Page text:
In 28 years of reading, I have found only five characters that I deeply relate to. Not every aspect of them suits me, but as a white woman with plenty of cultural representation, I find it a little surprising I’ve only related to five so closely. I think it’s because I search for personal and societal representation more than cultural (though doubtless I would be more interested in cultural representation if I was not represented).
There is such a feeling of joy and comradery when I find a character that I love, who I see my own behaviors in, and who I emulate (for better or worse). I’m sure we all have a handful of characters we love to our core, whose mantras we repeat, and who we wish were real. There are a lot of characters I admire, but I don’t see myself in all of them.
From least similar, to most similar, these are my character doppelgangers!
Monstrous Beauty by Elizabeth Fama
While Hester and I are not alike in looks or even personality, we are alike in interest. Hester lives in Plymouth, MA and she works as a “historical interpreter” at Plymouth Plantations. Mes chers, if someone offered me a job like that and the pay cut wasn’t too substantial, I would be all over that job. I majored in History, love the story of humanity and its growth, and would really like to do something with my degree.
More than just her job, though… Hester cares about history. She cares about the past – both humanity’s and her own. With the small, cringe-worthy exception of that moment when she nonchalantly shove antiques in her backpack (ugh!), she and I have a similar reverence for history and that’s not something you see in most main characters. An interest in history is reserved for the mentors and old librarians in literature, which is a bummer.
Gone with the Wind by Margaret Mitchell
Scarlet is perhaps not the best person to list as a doppelganger. Perhaps not the best person to look up to, considering how cold-hearted she can be. There is one thing to Scarlet that I can’t help but to admire, and that is her strength.
I’ve written about Gone with the Wind a couple times, although never about Scarlet herself. I’ve written about the love story, and about the journey (and both those posts are rather old). Scarlet, though? Scarlet inspires me. In many ways I would like to be a little more like her – rough-skinned and business savvy, but more than anything else I admire her unbreakable spirit. People have (I often believe mistakenly) told me I am a strong person, but I am not and will never be as strong as Scarlet. I can only try to find the strength to pick myself up over and over again.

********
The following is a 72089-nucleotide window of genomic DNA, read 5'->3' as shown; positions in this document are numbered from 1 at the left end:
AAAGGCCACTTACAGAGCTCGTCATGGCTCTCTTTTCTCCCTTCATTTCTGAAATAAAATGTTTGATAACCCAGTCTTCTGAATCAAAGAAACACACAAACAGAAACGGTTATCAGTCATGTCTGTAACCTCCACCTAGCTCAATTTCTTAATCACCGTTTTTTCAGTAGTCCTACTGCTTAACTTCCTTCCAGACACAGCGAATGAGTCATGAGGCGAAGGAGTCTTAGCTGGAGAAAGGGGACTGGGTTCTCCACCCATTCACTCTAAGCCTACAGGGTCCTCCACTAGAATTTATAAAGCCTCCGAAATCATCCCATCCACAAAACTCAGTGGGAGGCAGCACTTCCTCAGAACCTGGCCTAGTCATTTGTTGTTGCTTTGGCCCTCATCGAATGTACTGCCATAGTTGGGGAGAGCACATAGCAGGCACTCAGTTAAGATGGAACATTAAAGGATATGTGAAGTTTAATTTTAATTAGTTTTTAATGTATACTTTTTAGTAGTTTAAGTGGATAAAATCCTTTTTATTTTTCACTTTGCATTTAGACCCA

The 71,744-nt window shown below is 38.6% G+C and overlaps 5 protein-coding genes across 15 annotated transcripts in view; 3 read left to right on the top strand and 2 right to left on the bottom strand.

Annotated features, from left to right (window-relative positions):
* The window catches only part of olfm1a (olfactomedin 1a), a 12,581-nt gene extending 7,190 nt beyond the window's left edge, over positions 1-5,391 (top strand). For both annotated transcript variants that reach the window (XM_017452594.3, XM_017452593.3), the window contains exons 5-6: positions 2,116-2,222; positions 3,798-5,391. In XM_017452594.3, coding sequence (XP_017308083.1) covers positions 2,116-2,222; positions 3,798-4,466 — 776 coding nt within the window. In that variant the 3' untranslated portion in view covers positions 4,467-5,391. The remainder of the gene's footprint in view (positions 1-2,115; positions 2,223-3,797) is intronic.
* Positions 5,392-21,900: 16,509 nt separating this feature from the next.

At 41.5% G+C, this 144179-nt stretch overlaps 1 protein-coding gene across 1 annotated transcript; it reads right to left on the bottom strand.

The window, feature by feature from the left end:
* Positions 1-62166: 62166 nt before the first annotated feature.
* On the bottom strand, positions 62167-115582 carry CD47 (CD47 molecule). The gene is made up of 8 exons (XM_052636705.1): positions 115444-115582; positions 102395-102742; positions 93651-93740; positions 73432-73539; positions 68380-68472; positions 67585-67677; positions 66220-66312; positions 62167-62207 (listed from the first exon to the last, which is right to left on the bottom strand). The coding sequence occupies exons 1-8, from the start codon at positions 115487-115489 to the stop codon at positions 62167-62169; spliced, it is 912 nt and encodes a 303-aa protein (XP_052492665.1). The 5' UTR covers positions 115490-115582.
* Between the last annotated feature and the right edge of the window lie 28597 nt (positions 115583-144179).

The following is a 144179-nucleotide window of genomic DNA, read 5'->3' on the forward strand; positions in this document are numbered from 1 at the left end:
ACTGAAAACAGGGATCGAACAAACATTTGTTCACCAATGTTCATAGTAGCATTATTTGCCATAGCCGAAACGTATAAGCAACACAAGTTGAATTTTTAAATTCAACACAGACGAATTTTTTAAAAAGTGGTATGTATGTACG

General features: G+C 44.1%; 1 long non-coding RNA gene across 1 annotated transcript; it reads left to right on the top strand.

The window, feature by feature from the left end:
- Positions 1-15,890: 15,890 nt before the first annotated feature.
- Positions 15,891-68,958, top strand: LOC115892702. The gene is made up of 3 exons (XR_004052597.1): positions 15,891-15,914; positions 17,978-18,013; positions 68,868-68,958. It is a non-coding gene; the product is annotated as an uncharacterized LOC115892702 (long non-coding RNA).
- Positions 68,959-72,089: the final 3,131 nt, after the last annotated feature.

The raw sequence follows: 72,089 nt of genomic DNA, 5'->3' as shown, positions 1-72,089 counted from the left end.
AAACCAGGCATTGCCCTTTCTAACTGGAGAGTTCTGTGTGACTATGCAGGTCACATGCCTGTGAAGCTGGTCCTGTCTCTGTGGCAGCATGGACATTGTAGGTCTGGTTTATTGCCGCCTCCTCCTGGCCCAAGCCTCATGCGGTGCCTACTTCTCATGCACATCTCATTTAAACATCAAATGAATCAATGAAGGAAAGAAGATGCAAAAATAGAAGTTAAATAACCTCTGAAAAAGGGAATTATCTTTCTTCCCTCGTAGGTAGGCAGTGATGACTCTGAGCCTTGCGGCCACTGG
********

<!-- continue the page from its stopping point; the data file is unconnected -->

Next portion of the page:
Harry Potter and the Chamber of Secrets by J. K. Rowling
I chose the Chamber of Secrets version of Hermione because she has always best suited me. She’s intelligent, diligent, and she cares about her people. But she is not well loved, not really well-liked. At this point in her life, her only close friends are Harry and Ron.
But, despite her lack of popularity, despite the danger lurking in the halls, Hermione is proud of her intelligence. She was the one who taught us girls to be proud of how smart we are. Of course I adore her – who doesn’t? But I also see myself in her in the way she adheres to her random facts and library trips, even though it doesn’t make her the most popular girl in the room.
Harry Potter and the Order of the Phoenix by J. K. Rowling
Yes, I have two Harry Potter girls on here.
I love Luna because she is unapologetically herself, and I try to be that way too. Luna is sweet and kind and sentimental. She believes in things with a naive innocence, like the basic goodness in people or crumple-horned snortlacks. I’m like her in that I try to see the good in everyone, even if the good is small. Like her, I am also odd – I don’t dress fashionably and love riddles and value wisdom.
My favorite part of Luna takes place in a scene she isn’t even in. It is when the trio visit her house to talk to her father and they see her room. I think that the friends mural on her ceiling is amazing. It speaks to her bursting creativity, her loneliness, and her hope and love.
Tess of the Road by Rachel Hartman
The character I most relate to in my history of reading is Tess Dombegh. I just discovered Tess and as you’ll note from the review earlier this week – I absolutely loved the book. Never in my entire life have I run into a character with life experiences so similar to my own. And she was going on an adventure of self-discovery and healing. Marvelous. Simply marvelous.
Tess struggles constantly with the line between self-care and selfishness. With her position in her family and her relationship to them. With the faith she was raised in. All of these things apply to me. Tess is resourceful and fearless, something I would like to be more of. All in all, I loved her and I am glad to have found my true literary doppelganger in so wonderful a character.
This week’s Book Blogger Hop asked:
Have you ever found yourself acting like a favorite character in a novel? If so, which one?
My short answer is that I find myself in many characters. Aching like Tess does. Repeating Scarlet’s line: “I won’t think of it today – I’ll think of it tomorrow, when I can bear it.” Scrutinizing things like Luna and researching them like Hermione. I can think of few better role models than those we find in books, for in them we are rewarded entire stories, successes and failures, love and loss.
Do you see yourself in one character (or many)?
What advice would you take from your favorite character?
If you could jump into any character’s shoes, who would you pick?